Apologies for not giving notice in the normal way, Mr Davies; my hon. Friend Sir David Amess did give me permission to speak in his debate.
The short version of my speech is “Thank you”—not to my hon. Friend, or to yourself, Mr Davies, but to the people who work at Southend Hospital. It is impossible to thank all 4,500 personally. I would like to say that I went to Southend Hospital last night as an assiduous Member of Parliament, purely with the intention of thanking them; sadly, I went to see a family member in A&E, who is thankfully now out. Quite often, constituents see politicians as somewhat remote, but most of the time I have spent at Southend Hospital has been either as a patient myself—I spent three months in hospital only a few years back—or visiting one of my family members.
We are fortunate to have Southend Hospital so close by, but I am unfortunate enough to have to visit it in a non-professional capacity far too frequently. The people at Southend Hospital provided fantastic care for Jack Thompson, my father-in-law, in his final days. As a Member of Parliament, I quite often find myself visiting constituents. There is such compassion and care during those final hours, as there is care and compassion in every ward, whether that is for the newborns in Neptune ward or for people with dementia in Wilson ward.
My hon. Friend mentioned the hospital’s stars awards, which brought him, me and our right hon. Friend Mr Francois together as local MPs. It is amazing to see the depth of those individuals’ compassion and commitment to their roles. As an individual, I have seen that small things can mean the difference between an average person and a fantastic, exceptional person. It might be a cup of tea, or explaining for the third time something that is bleeding obvious, but which, to a parent who is so stressed by what is happening, is hard to take in. Or it might be nurses who put themselves in really troubling jobs—for example, dealing with parents of newborn babies who have passed away, and having to do that day in, day out. The difference that those people can make is absolutely amazing, and one person won a stars award for dealing with those types of situation. That takes an incredibly special person. I thank all those individuals.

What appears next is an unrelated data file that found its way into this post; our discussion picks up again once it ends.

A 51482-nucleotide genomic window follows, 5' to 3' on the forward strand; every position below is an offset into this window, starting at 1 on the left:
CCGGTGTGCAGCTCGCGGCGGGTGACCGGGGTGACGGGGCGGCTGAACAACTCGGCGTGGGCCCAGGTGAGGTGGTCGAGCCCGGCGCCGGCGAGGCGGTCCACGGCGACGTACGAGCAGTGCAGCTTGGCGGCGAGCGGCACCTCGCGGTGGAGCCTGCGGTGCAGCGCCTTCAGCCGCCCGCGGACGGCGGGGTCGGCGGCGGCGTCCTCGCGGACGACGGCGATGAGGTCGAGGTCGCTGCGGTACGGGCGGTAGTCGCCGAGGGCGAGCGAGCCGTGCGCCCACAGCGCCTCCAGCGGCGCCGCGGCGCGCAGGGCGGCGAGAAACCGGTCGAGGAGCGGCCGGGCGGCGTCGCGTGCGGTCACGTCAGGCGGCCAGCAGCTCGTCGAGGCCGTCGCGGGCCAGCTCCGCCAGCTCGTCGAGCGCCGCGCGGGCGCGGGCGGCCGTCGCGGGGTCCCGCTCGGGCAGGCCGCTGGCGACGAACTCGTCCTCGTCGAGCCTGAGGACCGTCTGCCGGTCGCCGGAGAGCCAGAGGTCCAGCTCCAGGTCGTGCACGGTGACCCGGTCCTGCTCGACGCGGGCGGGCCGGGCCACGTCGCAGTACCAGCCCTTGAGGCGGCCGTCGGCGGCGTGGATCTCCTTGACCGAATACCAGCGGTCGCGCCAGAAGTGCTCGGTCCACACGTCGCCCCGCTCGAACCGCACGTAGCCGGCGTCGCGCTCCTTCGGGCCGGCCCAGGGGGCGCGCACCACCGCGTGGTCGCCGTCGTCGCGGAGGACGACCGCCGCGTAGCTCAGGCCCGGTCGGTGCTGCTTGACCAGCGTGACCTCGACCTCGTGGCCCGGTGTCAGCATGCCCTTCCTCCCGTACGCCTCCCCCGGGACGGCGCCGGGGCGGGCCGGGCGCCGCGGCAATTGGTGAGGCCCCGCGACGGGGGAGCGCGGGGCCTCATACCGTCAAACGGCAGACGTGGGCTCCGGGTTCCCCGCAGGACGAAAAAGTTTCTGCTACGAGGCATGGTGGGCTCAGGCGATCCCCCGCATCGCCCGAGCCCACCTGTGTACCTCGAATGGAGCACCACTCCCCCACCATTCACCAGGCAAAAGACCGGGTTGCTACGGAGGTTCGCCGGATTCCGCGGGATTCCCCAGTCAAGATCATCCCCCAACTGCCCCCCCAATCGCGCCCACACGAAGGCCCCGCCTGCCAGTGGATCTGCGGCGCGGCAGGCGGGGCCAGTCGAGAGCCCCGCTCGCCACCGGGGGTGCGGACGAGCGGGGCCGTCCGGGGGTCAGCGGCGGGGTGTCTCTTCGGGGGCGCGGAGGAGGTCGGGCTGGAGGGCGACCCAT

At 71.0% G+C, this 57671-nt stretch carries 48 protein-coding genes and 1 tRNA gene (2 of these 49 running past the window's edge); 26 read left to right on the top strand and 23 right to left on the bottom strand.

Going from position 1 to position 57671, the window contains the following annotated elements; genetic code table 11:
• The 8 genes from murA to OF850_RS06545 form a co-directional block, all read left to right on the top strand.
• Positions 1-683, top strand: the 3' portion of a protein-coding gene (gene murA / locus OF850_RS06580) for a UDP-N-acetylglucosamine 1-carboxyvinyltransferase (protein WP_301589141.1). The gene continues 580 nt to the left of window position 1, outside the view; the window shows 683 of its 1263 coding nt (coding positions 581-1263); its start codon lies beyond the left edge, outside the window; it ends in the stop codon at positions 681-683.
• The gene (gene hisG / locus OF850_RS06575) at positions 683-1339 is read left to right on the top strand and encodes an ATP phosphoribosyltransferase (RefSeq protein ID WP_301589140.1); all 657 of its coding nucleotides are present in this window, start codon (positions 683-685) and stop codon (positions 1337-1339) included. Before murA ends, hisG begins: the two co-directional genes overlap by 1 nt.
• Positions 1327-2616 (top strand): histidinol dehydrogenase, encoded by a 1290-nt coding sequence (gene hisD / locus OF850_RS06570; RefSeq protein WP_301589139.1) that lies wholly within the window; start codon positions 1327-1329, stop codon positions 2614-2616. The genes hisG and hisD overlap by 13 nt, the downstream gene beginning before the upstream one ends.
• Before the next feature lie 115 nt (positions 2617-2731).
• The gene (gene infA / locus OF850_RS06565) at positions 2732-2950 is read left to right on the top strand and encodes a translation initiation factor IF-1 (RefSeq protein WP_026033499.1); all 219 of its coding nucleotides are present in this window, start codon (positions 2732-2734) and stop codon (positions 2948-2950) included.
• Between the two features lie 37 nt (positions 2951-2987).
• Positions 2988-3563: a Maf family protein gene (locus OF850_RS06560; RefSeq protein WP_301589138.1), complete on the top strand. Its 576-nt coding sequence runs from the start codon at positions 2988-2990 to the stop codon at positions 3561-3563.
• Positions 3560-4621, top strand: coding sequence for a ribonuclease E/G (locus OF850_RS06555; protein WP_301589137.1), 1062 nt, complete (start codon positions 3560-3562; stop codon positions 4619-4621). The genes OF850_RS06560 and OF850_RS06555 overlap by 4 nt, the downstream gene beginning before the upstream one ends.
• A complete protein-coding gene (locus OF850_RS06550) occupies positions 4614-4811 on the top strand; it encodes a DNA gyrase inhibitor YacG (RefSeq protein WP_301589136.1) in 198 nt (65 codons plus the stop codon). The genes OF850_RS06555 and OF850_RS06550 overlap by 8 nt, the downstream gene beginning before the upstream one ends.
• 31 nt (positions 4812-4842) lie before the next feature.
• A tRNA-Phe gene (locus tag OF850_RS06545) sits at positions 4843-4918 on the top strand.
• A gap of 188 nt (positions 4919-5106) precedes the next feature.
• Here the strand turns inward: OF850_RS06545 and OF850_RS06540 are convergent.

I also thank Clare Panniker, who is leading the three hospitals tremendously well. The transformation programme is fascinating and fantastic, at a time when we have more money going into our three local hospitals, as well as more nurses and more doctors. However, there still needs to be more change.
In all candour, I was disappointed with the Southend local authority for referring the whole of the transformation programme, because, like my hon. Friend the Member for Southend West, I trust clinicians. We did have issues around the stroke unit, but they were being dealt with by Paul Guyler, the lead clinician. There were and still are issues on transport, but the idea that the whole transformation programme is wrong is incorrect. I know that my hon. Friend Vicky Ford is effervescing with rage at Southend council. I do not want to be overly dramatic, but she felt that lives had been lost in Chelmsford because we had not got on with the capital expenditure and the specialisation across the three hospitals that gives our families and our constituents better care. Let us push back on some of the issues, but let us also get on with it, and further improve what is a fantastic local hospital.